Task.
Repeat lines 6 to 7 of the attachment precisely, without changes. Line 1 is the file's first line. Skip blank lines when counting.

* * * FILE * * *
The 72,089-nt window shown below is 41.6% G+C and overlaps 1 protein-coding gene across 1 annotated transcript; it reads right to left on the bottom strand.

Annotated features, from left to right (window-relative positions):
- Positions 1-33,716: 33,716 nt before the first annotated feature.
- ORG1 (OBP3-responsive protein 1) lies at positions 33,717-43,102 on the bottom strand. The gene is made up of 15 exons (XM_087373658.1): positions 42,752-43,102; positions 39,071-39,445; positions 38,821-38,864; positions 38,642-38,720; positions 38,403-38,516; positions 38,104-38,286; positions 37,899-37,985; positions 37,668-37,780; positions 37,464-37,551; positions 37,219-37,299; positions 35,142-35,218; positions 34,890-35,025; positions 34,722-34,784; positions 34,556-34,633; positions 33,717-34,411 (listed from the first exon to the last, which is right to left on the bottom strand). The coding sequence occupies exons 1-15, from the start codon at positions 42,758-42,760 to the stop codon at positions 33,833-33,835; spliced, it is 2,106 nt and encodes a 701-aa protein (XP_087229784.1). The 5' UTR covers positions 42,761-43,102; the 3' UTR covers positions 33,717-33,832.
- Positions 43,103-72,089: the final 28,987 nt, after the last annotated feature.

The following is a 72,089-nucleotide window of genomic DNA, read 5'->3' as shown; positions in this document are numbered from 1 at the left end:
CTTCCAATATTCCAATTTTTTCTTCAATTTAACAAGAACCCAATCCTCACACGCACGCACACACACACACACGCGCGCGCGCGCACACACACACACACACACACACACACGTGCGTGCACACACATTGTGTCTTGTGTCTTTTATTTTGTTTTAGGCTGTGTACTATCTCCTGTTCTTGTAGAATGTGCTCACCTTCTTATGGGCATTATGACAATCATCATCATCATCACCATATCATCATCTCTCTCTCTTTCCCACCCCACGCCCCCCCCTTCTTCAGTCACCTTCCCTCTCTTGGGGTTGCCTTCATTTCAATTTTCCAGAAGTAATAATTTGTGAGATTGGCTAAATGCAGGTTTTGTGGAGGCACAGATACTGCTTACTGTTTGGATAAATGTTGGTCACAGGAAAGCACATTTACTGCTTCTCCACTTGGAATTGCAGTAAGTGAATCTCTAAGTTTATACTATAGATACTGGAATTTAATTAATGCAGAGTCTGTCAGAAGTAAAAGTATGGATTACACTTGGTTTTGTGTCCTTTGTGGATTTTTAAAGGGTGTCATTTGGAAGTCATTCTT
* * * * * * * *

The following is a 72,089-nucleotide window of genomic DNA, read 5'->3' as shown; positions in this document are numbered from 1 at the left end:
CTTCCAATATTCCAATTTTTTCTTCAATTTAACAAGAACCCAATCCTCACACGCACGCACACACACACACACGCGCGCGCGCGCACACACACACACACACACACACACACGTGCGTGCACACACATTGTGTCTTGTGTCTTTTATTTTGTTTTAGGCTGTGTACTATCTCCTGTTCTTGTAGAATGTGCTCACCTTCTTATGGGCATTATGACAATCATCATCATCATCACCATATCATCATCTCTCTCTCTTTCCCACCCCACGCCCCCCCCTTCTTCAGTCACCTTCCCTCTCTTGGGGTTGCCTTCATTTCAATTTTCCAGAAGTAATAATTTGTGAGATTGGCTAAATGCAGGTTTTGTGGAGGCACAGATACTGCTTACTGTTTGGATAAATGTTGGTCACAGGAAAGCACATTTACTGCTTCTCCACTTGGAATTGCAGTAAGTGAATCTCTAAGTTTATACTATAGATACTGGAATTTAATTAATGCAGAGTCTGTCAGAAGTAAAAGTATGGATTACACTTGGTTTTGTGTCCTTTGTGGATTTTTAAAGGGTGTCATTTGGAAGTCATTCTT